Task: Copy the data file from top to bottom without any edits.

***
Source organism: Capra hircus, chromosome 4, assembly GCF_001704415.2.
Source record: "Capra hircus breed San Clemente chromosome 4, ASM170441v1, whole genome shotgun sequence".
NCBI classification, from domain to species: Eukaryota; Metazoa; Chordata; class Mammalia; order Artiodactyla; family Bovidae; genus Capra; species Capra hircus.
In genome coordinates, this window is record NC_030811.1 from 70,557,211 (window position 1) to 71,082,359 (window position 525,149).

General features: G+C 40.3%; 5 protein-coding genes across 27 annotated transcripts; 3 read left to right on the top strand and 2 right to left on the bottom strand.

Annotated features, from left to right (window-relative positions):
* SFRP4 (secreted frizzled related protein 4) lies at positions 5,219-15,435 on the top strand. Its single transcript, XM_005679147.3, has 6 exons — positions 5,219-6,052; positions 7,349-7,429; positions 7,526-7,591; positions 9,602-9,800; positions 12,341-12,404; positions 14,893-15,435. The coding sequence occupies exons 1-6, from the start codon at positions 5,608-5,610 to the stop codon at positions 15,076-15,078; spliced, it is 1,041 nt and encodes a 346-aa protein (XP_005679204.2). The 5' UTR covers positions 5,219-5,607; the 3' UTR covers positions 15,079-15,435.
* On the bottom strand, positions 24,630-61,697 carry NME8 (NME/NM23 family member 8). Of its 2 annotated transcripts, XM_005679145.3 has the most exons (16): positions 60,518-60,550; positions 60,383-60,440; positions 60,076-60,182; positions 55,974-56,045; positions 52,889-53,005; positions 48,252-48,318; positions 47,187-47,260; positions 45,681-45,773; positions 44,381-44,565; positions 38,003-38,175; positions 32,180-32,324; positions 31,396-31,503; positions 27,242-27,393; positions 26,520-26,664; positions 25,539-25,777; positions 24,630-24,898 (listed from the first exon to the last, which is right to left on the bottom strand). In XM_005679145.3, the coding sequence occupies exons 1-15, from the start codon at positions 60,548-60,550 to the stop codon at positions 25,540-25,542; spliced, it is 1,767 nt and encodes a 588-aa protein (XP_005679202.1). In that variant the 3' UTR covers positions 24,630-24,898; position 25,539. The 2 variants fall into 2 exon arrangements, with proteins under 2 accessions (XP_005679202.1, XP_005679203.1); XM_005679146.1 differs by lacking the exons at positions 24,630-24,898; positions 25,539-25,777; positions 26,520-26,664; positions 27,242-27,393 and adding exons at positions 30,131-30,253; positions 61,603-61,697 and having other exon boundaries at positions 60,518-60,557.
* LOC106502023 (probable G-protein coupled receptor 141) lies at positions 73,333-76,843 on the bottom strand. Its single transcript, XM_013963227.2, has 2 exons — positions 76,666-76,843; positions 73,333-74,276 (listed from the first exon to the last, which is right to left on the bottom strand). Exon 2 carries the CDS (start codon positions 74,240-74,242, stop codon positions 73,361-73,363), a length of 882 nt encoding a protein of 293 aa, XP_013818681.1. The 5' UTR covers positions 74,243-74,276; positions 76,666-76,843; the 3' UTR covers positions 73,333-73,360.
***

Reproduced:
Source organism: Capra hircus, chromosome 4, assembly GCF_001704415.2.
Source record: "Capra hircus breed San Clemente chromosome 4, ASM170441v1, whole genome shotgun sequence".
NCBI classification, from domain to species: Eukaryota; Metazoa; Chordata; class Mammalia; order Artiodactyla; family Bovidae; genus Capra; species Capra hircus.
In genome coordinates, this window is record NC_030811.1 from 70,557,211 (window position 1) to 71,082,359 (window position 525,149).

General features: G+C 40.3%; 5 protein-coding genes across 27 annotated transcripts; 3 read left to right on the top strand and 2 right to left on the bottom strand.

Annotated features, from left to right (window-relative positions):
* SFRP4 (secreted frizzled related protein 4) lies at positions 5,219-15,435 on the top strand. Its single transcript, XM_005679147.3, has 6 exons — positions 5,219-6,052; positions 7,349-7,429; positions 7,526-7,591; positions 9,602-9,800; positions 12,341-12,404; positions 14,893-15,435. The coding sequence occupies exons 1-6, from the start codon at positions 5,608-5,610 to the stop codon at positions 15,076-15,078; spliced, it is 1,041 nt and encodes a 346-aa protein (XP_005679204.2). The 5' UTR covers positions 5,219-5,607; the 3' UTR covers positions 15,079-15,435.
* On the bottom strand, positions 24,630-61,697 carry NME8 (NME/NM23 family member 8). Of its 2 annotated transcripts, XM_005679145.3 has the most exons (16): positions 60,518-60,550; positions 60,383-60,440; positions 60,076-60,182; positions 55,974-56,045; positions 52,889-53,005; positions 48,252-48,318; positions 47,187-47,260; positions 45,681-45,773; positions 44,381-44,565; positions 38,003-38,175; positions 32,180-32,324; positions 31,396-31,503; positions 27,242-27,393; positions 26,520-26,664; positions 25,539-25,777; positions 24,630-24,898 (listed from the first exon to the last, which is right to left on the bottom strand). In XM_005679145.3, the coding sequence occupies exons 1-15, from the start codon at positions 60,548-60,550 to the stop codon at positions 25,540-25,542; spliced, it is 1,767 nt and encodes a 588-aa protein (XP_005679202.1). In that variant the 3' UTR covers positions 24,630-24,898; position 25,539. The 2 variants fall into 2 exon arrangements, with proteins under 2 accessions (XP_005679202.1, XP_005679203.1); XM_005679146.1 differs by lacking the exons at positions 24,630-24,898; positions 25,539-25,777; positions 26,520-26,664; positions 27,242-27,393 and adding exons at positions 30,131-30,253; positions 61,603-61,697 and having other exon boundaries at positions 60,518-60,557.
* LOC106502023 (probable G-protein coupled receptor 141) lies at positions 73,333-76,843 on the bottom strand. Its single transcript, XM_013963227.2, has 2 exons — positions 76,666-76,843; positions 73,333-74,276 (listed from the first exon to the last, which is right to left on the bottom strand). Exon 2 carries the CDS (start codon positions 74,240-74,242, stop codon positions 73,361-73,363), a length of 882 nt encoding a protein of 293 aa, XP_013818681.1. The 5' UTR covers positions 74,243-74,276; positions 76,666-76,843; the 3' UTR covers positions 73,333-73,360.